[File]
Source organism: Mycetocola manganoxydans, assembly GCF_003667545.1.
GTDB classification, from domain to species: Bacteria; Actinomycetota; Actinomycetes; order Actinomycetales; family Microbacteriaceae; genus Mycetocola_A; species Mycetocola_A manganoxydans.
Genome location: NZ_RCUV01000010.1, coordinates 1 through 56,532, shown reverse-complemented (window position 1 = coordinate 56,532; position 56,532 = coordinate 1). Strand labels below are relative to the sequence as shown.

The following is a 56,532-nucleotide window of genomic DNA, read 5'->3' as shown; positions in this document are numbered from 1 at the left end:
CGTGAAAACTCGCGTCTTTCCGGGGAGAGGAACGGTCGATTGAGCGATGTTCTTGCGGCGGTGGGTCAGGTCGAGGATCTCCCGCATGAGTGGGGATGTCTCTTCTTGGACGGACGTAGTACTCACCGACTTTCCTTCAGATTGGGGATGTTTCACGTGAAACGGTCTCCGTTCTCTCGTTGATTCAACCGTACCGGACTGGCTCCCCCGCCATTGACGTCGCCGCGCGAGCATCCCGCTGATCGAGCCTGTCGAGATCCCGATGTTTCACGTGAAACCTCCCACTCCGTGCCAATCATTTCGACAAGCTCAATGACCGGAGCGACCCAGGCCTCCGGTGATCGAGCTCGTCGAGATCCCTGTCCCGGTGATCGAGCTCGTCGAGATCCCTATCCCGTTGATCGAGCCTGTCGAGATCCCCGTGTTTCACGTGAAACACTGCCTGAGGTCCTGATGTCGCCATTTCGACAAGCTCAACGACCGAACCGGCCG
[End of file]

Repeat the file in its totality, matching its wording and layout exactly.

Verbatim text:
Source organism: Mycetocola manganoxydans, assembly GCF_003667545.1.
GTDB classification, from domain to species: Bacteria; Actinomycetota; Actinomycetes; order Actinomycetales; family Microbacteriaceae; genus Mycetocola_A; species Mycetocola_A manganoxydans.
Genome location: NZ_RCUV01000010.1, coordinates 1 through 56,532, shown reverse-complemented (window position 1 = coordinate 56,532; position 56,532 = coordinate 1). Strand labels below are relative to the sequence as shown.

The following is a 56,532-nucleotide window of genomic DNA, read 5'->3' as shown; positions in this document are numbered from 1 at the left end:
CGTGAAAACTCGCGTCTTTCCGGGGAGAGGAACGGTCGATTGAGCGATGTTCTTGCGGCGGTGGGTCAGGTCGAGGATCTCCCGCATGAGTGGGGATGTCTCTTCTTGGACGGACGTAGTACTCACCGACTTTCCTTCAGATTGGGGATGTTTCACGTGAAACGGTCTCCGTTCTCTCGTTGATTCAACCGTACCGGACTGGCTCCCCCGCCATTGACGTCGCCGCGCGAGCATCCCGCTGATCGAGCCTGTCGAGATCCCGATGTTTCACGTGAAACCTCCCACTCCGTGCCAATCATTTCGACAAGCTCAATGACCGGAGCGACCCAGGCCTCCGGTGATCGAGCTCGTCGAGATCCCTGTCCCGGTGATCGAGCTCGTCGAGATCCCTATCCCGTTGATCGAGCCTGTCGAGATCCCCGTGTTTCACGTGAAACACTGCCTGAGGTCCTGATGTCGCCATTTCGACAAGCTCAACGACCGAACCGGCCG